New York, a city to ❤
New York, 1976. Our look at city branding had to start here. The famous “I ❤ NY” logo was one of the first created with the stated aim of promoting a city’s identity among tourists and remains one of the most iconic to this day. But it seems that the graphic design process was more complicated and muddled than is generally recognised. What is certain is that the final design was the work of Milton Glaser, hired by advertising agency Wells Rich Greene, who themselves had been commissioned by the New York State Department of Economic Development.
At the time, New York’s reputation was less than stellar: seen as chaotic, dangerous, dirty and grey, it needed a strong, marketable identity that was attractive to tourists. But the apparent simplicity of this famous logo is deceptive: in reality, it contains three different languages condensed into a single visual identity.
The three languages of I ❤ NY
• “I” is an actual word.
• The heart is a graphic symbol used in place of the verb “love” in a way that predates today’s widespread use of emojis by decades.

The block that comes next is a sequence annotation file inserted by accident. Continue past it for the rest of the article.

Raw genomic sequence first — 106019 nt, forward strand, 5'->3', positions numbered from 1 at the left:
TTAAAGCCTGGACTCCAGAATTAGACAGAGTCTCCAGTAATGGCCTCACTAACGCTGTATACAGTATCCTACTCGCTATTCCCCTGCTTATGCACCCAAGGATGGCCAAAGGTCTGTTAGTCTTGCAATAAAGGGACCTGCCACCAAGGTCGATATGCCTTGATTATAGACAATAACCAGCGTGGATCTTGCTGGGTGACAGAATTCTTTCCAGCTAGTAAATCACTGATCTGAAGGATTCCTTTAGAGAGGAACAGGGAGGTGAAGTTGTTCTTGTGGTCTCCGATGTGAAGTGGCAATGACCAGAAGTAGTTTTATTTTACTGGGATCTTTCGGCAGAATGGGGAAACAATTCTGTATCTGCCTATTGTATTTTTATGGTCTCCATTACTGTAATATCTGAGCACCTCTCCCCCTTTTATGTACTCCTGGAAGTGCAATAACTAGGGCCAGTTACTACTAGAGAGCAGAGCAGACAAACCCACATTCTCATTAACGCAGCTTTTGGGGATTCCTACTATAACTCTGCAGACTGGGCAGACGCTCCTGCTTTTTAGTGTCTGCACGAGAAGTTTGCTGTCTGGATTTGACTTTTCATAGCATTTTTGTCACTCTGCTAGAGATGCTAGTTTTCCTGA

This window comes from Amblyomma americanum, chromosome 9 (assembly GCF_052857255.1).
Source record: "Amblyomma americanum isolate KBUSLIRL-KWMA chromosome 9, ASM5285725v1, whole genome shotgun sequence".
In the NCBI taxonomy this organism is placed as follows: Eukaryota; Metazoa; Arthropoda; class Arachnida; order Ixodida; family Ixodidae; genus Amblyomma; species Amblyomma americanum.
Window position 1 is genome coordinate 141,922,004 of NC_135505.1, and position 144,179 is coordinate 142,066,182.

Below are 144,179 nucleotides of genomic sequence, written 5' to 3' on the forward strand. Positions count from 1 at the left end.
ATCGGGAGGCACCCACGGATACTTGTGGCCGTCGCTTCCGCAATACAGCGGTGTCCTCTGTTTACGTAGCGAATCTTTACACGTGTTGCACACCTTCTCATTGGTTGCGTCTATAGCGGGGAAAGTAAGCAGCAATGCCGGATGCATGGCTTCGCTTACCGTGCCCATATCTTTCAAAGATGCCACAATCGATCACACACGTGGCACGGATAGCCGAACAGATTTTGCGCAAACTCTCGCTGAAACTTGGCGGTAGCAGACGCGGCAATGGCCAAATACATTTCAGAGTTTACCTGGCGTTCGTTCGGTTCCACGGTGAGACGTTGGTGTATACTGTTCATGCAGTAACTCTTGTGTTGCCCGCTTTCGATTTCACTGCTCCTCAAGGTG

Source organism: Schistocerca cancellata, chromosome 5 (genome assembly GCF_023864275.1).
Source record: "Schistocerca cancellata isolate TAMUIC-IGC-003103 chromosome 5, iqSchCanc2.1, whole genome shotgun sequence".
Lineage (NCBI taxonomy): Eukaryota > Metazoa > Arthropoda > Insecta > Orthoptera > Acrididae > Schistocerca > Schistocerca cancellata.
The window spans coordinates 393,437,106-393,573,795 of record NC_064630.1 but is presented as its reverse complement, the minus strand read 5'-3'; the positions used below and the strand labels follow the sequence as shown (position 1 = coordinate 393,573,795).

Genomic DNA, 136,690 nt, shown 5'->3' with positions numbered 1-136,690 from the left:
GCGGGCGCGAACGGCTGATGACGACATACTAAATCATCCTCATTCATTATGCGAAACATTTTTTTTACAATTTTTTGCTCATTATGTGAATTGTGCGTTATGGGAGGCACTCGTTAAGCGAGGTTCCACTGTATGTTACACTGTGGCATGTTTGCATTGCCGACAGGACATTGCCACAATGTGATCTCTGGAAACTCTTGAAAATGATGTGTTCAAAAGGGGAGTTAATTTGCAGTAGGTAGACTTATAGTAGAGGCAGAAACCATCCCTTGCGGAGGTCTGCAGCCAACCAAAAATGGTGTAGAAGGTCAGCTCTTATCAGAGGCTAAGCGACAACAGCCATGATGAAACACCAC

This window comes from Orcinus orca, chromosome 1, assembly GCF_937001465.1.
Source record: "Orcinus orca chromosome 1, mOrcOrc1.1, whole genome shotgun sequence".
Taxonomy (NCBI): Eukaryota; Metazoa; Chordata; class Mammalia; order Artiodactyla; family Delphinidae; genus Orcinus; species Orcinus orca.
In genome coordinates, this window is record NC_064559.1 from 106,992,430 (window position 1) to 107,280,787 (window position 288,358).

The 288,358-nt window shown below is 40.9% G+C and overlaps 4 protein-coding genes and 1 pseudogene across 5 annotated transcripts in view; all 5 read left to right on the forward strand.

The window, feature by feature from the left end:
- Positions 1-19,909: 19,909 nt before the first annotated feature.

• N and Y are the city’s initials: not really words, but an abbreviation of them.
A word, a pictogram and an abbreviation: it’s in part thanks to this powerful blend that the logo became an icon recognised, loved and imitated around the world. The boost that this logo gave the city was enormous: more than just an exercise in branding, “I ❤ NY” not only helped improve the city’s image in the eyes of foreigners, it also generated a real sense belonging, a soul, a symbolic idea around which to unite, a pride that touched the hearts of all New Yorkers. So, resonating so strongly with visitors and residents alike, this logo truly is a great example of city branding.
Is Bologna. The freedom of a thousand identities
“Is Bologna” is the first co-generative logo for a city, designed to visually translate the infinite facets and perceptions that define what Bologna is,” says the website for this interesting city branding initiative. It mixes graphic design and the power of digital, something which you don’t see everywhere.